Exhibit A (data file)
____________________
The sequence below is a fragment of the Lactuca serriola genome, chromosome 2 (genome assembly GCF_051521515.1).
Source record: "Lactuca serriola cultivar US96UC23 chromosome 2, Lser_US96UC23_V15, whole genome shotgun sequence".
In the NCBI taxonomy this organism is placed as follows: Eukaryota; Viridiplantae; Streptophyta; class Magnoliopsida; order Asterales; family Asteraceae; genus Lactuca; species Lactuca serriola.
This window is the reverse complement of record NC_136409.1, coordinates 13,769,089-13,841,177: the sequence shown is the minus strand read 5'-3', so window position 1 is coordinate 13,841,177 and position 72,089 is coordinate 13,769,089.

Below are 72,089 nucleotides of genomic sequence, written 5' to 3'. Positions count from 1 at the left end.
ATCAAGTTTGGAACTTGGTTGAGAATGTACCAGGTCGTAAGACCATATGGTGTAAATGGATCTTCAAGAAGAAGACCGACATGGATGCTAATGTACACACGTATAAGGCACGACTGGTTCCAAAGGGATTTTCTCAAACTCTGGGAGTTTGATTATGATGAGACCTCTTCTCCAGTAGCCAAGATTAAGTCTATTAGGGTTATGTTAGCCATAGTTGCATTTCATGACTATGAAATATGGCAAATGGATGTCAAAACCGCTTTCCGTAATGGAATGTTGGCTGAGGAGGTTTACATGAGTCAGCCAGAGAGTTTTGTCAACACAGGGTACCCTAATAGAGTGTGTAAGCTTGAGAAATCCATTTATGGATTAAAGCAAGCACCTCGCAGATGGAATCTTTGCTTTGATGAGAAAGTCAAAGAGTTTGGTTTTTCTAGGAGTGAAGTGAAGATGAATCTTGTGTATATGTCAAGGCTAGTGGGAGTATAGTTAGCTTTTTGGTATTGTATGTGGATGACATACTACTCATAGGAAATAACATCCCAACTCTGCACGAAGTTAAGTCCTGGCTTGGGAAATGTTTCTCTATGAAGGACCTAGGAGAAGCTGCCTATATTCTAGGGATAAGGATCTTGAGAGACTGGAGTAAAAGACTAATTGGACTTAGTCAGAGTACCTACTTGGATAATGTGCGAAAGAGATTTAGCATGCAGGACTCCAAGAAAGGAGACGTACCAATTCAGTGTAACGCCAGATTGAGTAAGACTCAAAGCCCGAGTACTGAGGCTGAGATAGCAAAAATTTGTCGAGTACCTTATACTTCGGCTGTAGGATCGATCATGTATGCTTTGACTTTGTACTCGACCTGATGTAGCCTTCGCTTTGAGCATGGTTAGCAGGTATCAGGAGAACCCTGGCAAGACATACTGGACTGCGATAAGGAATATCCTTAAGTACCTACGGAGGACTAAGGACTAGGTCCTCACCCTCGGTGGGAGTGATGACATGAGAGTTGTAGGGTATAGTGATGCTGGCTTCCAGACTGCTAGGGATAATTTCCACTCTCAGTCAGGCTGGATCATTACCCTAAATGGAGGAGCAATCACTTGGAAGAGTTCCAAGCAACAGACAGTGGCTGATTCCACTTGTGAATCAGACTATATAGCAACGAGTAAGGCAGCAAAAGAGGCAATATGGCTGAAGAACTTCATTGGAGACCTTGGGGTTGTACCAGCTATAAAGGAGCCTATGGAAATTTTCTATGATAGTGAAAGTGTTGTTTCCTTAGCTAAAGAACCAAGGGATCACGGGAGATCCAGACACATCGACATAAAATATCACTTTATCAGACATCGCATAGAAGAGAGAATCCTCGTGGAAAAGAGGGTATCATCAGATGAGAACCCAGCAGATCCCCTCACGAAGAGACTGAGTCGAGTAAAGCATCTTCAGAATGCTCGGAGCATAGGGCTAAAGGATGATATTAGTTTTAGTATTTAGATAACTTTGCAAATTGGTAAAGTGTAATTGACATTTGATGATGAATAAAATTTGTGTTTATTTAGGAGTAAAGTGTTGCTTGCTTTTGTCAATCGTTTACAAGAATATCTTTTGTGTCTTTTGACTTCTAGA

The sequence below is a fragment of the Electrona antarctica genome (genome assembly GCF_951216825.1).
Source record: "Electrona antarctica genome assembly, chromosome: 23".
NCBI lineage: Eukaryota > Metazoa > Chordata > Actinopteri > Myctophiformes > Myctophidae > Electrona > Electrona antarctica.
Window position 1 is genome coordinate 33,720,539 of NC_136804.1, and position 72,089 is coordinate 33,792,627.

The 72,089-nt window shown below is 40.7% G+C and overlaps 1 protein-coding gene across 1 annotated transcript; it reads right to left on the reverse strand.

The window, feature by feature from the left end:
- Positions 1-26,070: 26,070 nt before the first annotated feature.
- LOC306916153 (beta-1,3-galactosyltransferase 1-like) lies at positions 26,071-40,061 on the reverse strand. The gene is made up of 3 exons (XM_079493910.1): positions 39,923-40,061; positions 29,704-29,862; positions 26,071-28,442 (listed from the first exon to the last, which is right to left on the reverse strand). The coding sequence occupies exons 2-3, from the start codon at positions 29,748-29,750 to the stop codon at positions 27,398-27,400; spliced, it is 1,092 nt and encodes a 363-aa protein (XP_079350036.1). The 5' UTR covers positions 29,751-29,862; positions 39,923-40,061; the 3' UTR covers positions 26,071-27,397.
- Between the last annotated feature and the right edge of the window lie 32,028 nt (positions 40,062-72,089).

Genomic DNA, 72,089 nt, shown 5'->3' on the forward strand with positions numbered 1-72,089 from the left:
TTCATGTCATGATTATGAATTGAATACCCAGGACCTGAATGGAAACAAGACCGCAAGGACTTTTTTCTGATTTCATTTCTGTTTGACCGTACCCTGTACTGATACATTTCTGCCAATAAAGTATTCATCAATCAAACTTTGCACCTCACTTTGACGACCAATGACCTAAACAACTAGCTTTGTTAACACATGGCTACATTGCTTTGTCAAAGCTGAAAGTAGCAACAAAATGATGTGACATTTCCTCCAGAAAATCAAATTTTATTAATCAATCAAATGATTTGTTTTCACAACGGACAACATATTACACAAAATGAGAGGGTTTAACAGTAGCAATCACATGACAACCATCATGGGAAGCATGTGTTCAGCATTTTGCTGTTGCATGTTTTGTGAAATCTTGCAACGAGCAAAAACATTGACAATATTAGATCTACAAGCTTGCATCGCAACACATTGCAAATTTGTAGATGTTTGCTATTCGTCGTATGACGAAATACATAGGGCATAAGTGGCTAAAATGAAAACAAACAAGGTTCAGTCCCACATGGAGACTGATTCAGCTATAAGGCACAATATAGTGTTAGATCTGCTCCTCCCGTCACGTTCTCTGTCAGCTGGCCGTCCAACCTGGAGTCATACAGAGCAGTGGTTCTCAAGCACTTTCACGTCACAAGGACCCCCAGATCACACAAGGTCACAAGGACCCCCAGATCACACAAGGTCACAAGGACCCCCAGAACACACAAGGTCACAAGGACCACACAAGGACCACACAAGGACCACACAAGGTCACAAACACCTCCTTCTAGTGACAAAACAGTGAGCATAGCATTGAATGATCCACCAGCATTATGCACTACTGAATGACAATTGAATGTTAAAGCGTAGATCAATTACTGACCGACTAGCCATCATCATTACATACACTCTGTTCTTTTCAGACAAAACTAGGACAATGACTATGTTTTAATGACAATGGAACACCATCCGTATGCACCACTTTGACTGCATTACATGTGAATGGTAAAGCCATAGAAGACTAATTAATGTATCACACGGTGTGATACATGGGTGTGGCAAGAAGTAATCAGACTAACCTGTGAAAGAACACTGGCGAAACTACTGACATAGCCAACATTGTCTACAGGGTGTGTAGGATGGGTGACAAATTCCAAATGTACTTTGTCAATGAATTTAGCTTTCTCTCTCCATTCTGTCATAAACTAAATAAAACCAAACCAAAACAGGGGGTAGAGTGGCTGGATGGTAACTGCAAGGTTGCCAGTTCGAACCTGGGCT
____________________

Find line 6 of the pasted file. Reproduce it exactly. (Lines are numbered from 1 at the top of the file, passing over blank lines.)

ATCAAGTTTGGAACTTGGTTGAGAATGTACCAGGTCGTAAGACCATATGGTGTAAATGGATCTTCAAGAAGAAGACCGACATGGATGCTAATGTACACACGTATAAGGCACGACTGGTTCCAAAGGGATTTTCTCAAACTCTGGGAGTTTGATTATGATGAGACCTCTTCTCCAGTAGCCAAGATTAAGTCTATTAGGGTTATGTTAGCCATAGTTGCATTTCATGACTATGAAATATGGCAAATGGATGTCAAAACCGCTTTCCGTAATGGAATGTTGGCTGAGGAGGTTTACATGAGTCAGCCAGAGAGTTTTGTCAACACAGGGTACCCTAATAGAGTGTGTAAGCTTGAGAAATCCATTTATGGATTAAAGCAAGCACCTCGCAGATGGAATCTTTGCTTTGATGAGAAAGTCAAAGAGTTTGGTTTTTCTAGGAGTGAAGTGAAGATGAATCTTGTGTATATGTCAAGGCTAGTGGGAGTATAGTTAGCTTTTTGGTATTGTATGTGGATGACATACTACTCATAGGAAATAACATCCCAACTCTGCACGAAGTTAAGTCCTGGCTTGGGAAATGTTTCTCTATGAAGGACCTAGGAGAAGCTGCCTATATTCTAGGGATAAGGATCTTGAGAGACTGGAGTAAAAGACTAATTGGACTTAGTCAGAGTACCTACTTGGATAATGTGCGAAAGAGATTTAGCATGCAGGACTCCAAGAAAGGAGACGTACCAATTCAGTGTAACGCCAGATTGAGTAAGACTCAAAGCCCGAGTACTGAGGCTGAGATAGCAAAAATTTGTCGAGTACCTTATACTTCGGCTGTAGGATCGATCATGTATGCTTTGACTTTGTACTCGACCTGATGTAGCCTTCGCTTTGAGCATGGTTAGCAGGTATCAGGAGAACCCTGGCAAGACATACTGGACTGCGATAAGGAATATCCTTAAGTACCTACGGAGGACTAAGGACTAGGTCCTCACCCTCGGTGGGAGTGATGACATGAGAGTTGTAGGGTATAGTGATGCTGGCTTCCAGACTGCTAGGGATAATTTCCACTCTCAGTCAGGCTGGATCATTACCCTAAATGGAGGAGCAATCACTTGGAAGAGTTCCAAGCAACAGACAGTGGCTGATTCCACTTGTGAATCAGACTATATAGCAACGAGTAAGGCAGCAAAAGAGGCAATATGGCTGAAGAACTTCATTGGAGACCTTGGGGTTGTACCAGCTATAAAGGAGCCTATGGAAATTTTCTATGATAGTGAAAGTGTTGTTTCCTTAGCTAAAGAACCAAGGGATCACGGGAGATCCAGACACATCGACATAAAATATCACTTTATCAGACATCGCATAGAAGAGAGAATCCTCGTGGAAAAGAGGGTATCATCAGATGAGAACCCAGCAGATCCCCTCACGAAGAGACTGAGTCGAGTAAAGCATCTTCAGAATGCTCGGAGCATAGGGCTAAAGGATGATATTAGTTTTAGTATTTAGATAACTTTGCAAATTGGTAAAGTGTAATTGACATTTGATGATGAATAAAATTTGTGTTTATTTAGGAGTAAAGTGTTGCTTGCTTTTGTCAATCGTTTACAAGAATATCTTTTGTGTCTTTTGACTTCTAGA